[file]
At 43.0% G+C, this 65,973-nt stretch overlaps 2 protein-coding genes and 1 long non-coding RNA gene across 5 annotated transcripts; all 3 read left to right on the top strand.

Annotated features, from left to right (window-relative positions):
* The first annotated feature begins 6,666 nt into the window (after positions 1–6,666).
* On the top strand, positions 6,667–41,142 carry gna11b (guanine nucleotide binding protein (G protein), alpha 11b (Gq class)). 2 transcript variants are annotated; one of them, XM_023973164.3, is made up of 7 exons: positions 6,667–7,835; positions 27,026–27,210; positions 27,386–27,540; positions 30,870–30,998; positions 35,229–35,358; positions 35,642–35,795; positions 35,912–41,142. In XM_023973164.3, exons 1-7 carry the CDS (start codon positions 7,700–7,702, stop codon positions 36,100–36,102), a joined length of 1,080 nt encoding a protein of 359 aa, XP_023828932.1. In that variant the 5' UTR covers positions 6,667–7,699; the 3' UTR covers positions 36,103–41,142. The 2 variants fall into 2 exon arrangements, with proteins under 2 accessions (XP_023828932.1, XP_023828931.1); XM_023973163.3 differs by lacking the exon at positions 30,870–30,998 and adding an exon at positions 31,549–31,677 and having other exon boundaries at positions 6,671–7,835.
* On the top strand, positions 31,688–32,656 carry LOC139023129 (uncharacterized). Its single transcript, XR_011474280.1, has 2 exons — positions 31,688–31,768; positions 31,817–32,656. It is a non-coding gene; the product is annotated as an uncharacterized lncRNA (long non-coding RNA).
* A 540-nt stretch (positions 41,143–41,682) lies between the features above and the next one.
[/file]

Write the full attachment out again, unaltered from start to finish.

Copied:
At 43.0% G+C, this 65,973-nt stretch overlaps 2 protein-coding genes and 1 long non-coding RNA gene across 5 annotated transcripts; all 3 read left to right on the top strand.

Annotated features, from left to right (window-relative positions):
* The first annotated feature begins 6,666 nt into the window (after positions 1–6,666).
* On the top strand, positions 6,667–41,142 carry gna11b (guanine nucleotide binding protein (G protein), alpha 11b (Gq class)). 2 transcript variants are annotated; one of them, XM_023973164.3, is made up of 7 exons: positions 6,667–7,835; positions 27,026–27,210; positions 27,386–27,540; positions 30,870–30,998; positions 35,229–35,358; positions 35,642–35,795; positions 35,912–41,142. In XM_023973164.3, exons 1-7 carry the CDS (start codon positions 7,700–7,702, stop codon positions 36,100–36,102), a joined length of 1,080 nt encoding a protein of 359 aa, XP_023828932.1. In that variant the 5' UTR covers positions 6,667–7,699; the 3' UTR covers positions 36,103–41,142. The 2 variants fall into 2 exon arrangements, with proteins under 2 accessions (XP_023828932.1, XP_023828931.1); XM_023973163.3 differs by lacking the exon at positions 30,870–30,998 and adding an exon at positions 31,549–31,677 and having other exon boundaries at positions 6,671–7,835.
* On the top strand, positions 31,688–32,656 carry LOC139023129 (uncharacterized). Its single transcript, XR_011474280.1, has 2 exons — positions 31,688–31,768; positions 31,817–32,656. It is a non-coding gene; the product is annotated as an uncharacterized lncRNA (long non-coding RNA).
* A 540-nt stretch (positions 41,143–41,682) lies between the features above and the next one.